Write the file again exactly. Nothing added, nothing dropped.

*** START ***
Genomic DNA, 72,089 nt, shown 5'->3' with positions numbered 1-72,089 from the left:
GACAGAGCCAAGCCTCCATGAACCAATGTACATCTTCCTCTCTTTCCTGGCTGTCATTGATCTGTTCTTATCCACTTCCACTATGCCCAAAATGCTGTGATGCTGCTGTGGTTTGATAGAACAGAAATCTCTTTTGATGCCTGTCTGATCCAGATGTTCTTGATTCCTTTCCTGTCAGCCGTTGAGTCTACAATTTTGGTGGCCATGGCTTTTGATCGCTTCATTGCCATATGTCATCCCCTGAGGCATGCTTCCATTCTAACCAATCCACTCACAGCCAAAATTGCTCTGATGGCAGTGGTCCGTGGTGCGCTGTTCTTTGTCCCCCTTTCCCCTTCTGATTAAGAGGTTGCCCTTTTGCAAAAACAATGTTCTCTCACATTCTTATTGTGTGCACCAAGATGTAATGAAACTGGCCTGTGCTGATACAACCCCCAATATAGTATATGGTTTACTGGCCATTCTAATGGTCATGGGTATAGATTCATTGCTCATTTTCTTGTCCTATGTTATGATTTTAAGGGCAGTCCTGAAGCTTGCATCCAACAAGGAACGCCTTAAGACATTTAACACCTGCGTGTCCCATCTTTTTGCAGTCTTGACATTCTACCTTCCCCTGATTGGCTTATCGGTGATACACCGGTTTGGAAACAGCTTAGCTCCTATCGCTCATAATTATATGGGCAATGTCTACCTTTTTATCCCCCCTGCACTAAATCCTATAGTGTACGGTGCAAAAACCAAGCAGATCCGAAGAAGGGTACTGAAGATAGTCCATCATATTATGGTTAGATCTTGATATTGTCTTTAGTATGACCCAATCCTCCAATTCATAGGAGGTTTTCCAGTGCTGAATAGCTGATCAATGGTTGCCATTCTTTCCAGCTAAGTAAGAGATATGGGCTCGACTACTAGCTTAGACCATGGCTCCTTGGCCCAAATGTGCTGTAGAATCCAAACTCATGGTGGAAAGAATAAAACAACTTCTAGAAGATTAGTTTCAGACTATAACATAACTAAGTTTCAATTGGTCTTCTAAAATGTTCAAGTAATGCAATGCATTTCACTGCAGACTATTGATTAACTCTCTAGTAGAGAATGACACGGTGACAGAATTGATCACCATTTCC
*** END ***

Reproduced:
Genomic DNA, 72,089 nt, shown 5'->3' with positions numbered 1-72,089 from the left:
GACAGAGCCAAGCCTCCATGAACCAATGTACATCTTCCTCTCTTTCCTGGCTGTCATTGATCTGTTCTTATCCACTTCCACTATGCCCAAAATGCTGTGATGCTGCTGTGGTTTGATAGAACAGAAATCTCTTTTGATGCCTGTCTGATCCAGATGTTCTTGATTCCTTTCCTGTCAGCCGTTGAGTCTACAATTTTGGTGGCCATGGCTTTTGATCGCTTCATTGCCATATGTCATCCCCTGAGGCATGCTTCCATTCTAACCAATCCACTCACAGCCAAAATTGCTCTGATGGCAGTGGTCCGTGGTGCGCTGTTCTTTGTCCCCCTTTCCCCTTCTGATTAAGAGGTTGCCCTTTTGCAAAAACAATGTTCTCTCACATTCTTATTGTGTGCACCAAGATGTAATGAAACTGGCCTGTGCTGATACAACCCCCAATATAGTATATGGTTTACTGGCCATTCTAATGGTCATGGGTATAGATTCATTGCTCATTTTCTTGTCCTATGTTATGATTTTAAGGGCAGTCCTGAAGCTTGCATCCAACAAGGAACGCCTTAAGACATTTAACACCTGCGTGTCCCATCTTTTTGCAGTCTTGACATTCTACCTTCCCCTGATTGGCTTATCGGTGATACACCGGTTTGGAAACAGCTTAGCTCCTATCGCTCATAATTATATGGGCAATGTCTACCTTTTTATCCCCCCTGCACTAAATCCTATAGTGTACGGTGCAAAAACCAAGCAGATCCGAAGAAGGGTACTGAAGATAGTCCATCATATTATGGTTAGATCTTGATATTGTCTTTAGTATGACCCAATCCTCCAATTCATAGGAGGTTTTCCAGTGCTGAATAGCTGATCAATGGTTGCCATTCTTTCCAGCTAAGTAAGAGATATGGGCTCGACTACTAGCTTAGACCATGGCTCCTTGGCCCAAATGTGCTGTAGAATCCAAACTCATGGTGGAAAGAATAAAACAACTTCTAGAAGATTAGTTTCAGACTATAACATAACTAAGTTTCAATTGGTCTTCTAAAATGTTCAAGTAATGCAATGCATTTCACTGCAGACTATTGATTAACTCTCTAGTAGAGAATGACACGGTGACAGAATTGATCACCATTTCC